The Bible and the Maltreatment of Reverend William C. Clark

George W. Brown

George W. Brown

As he explained in his letter to George Brown, the Reverend William C. Clark visited Kansas in the fall of 1855. He left in September, aiming to go back and spread the good word about the territory in New England. On the way out, he boarded the Polar Star in Kansas City. He found himself in the company of many vocal proslavery passengers and seems to have lived through a steamboat version of Thanksgiving with one’s more deplorable relations. Like most of us, he largely suffered in silence. But just like us, Clark had his limit. He hit it when a fellow passenger laid into the Bible. Said passenger, in words unwittingly echoed by Representative Steve King at the Republican National Convention, that the black race could not share any ancestry with the white because what had they ever accomplished?

Clark, a minister of the Gospel, would not let that one stand. The Bible didn’t tell any stories of parallel or separation creations of man. In standing up there, Clark positioned himself well within the theological mainstream of nineteenth century America. Even diehard proslavery theorists usually, though not always, shrank from the notion of separate creations. To defend Holy Scripture, Clark took recourse to history:

I called his attention to Hannibal the Great, who for years was the terror of Rome and the admiration of the world, he having been of Negro descent, and not of Phenician as most of the Carthaginians were; also to Hamilcar, the great mechanic-to Euclid, the father of mathematics-with some other illustrious minds that belonged to that oppressed race.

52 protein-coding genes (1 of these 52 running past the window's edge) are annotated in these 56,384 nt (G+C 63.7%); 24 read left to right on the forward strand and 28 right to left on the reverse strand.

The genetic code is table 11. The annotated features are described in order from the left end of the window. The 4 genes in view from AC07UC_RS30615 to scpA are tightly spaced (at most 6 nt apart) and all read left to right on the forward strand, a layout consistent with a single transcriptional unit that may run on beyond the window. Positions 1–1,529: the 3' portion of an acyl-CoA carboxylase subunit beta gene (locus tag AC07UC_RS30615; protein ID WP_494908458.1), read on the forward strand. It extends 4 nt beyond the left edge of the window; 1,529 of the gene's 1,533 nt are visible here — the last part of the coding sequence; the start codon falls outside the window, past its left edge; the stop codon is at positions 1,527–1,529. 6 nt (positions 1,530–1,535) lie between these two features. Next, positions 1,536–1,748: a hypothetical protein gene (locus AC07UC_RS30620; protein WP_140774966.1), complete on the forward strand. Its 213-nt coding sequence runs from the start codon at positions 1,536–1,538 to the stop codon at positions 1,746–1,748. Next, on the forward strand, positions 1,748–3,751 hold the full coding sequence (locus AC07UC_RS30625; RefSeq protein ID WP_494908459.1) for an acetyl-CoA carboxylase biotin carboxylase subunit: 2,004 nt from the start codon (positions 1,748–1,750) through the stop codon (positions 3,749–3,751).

In all this, Clark did very much as most of us would probably think to. We live in a culture saturated by race talk scarcely less than Clark’s. The argument, that race as a category is incoherent for any purpose save mistreating people, runs against the grain of nearly our entire discourse. Thus one wants to build up a racial scoreboard, accepting the premise that races exist in a more than social sense and might have morally meaningful distinctions.

Clark and his audience lived in a different time. Racial theory did not fall into disrepute even in the academy until the twentieth century. He and the other people on the Polar Star lived in the heyday of racial science, which frequently involved recourse to the Bible to demonstrate its points. When Clark disputed separate creations, polygenesis, as bad theology he made himself some enemies. To his fellow passengers, he sounded like an abolitionist. They asked him just what he thought about slavery. He confessed:

When questioned upon this point (I have too much frankness in my nature, as well as respect for the honest views I hold, to dissemble on a plain point,) I frankly admitted that I was opposed to the extension of slavery, and in favor of Kansas becoming a Free State.

Since the previous conversation had involved the Bible, the natural response came at once. Didn’t Clark, a man of God, think the Bible approved of slavery? Abraham had slaves, for which “God never rebuked him”.

Yes, Clark said, but God also neglected to rebuke Abraham for having a son with his wife’s maid. David’s numerous vices barely earned a condemnation. But

when the light of Christianity shone more brightly upon the world, wherever it went, servitude, polygamy, &c. were swept away, being suited only to the dark ages.

The Latter-Day Saints of the time would have had something to say to Clark about polygamy and the entire American South could point out how the light of Christianity had not impeded slavery. But likely no one there at the time considered Mormons Christians of any species and antebellum Southerners had heard plenty of Yankees denounce them for living in the dark ages.


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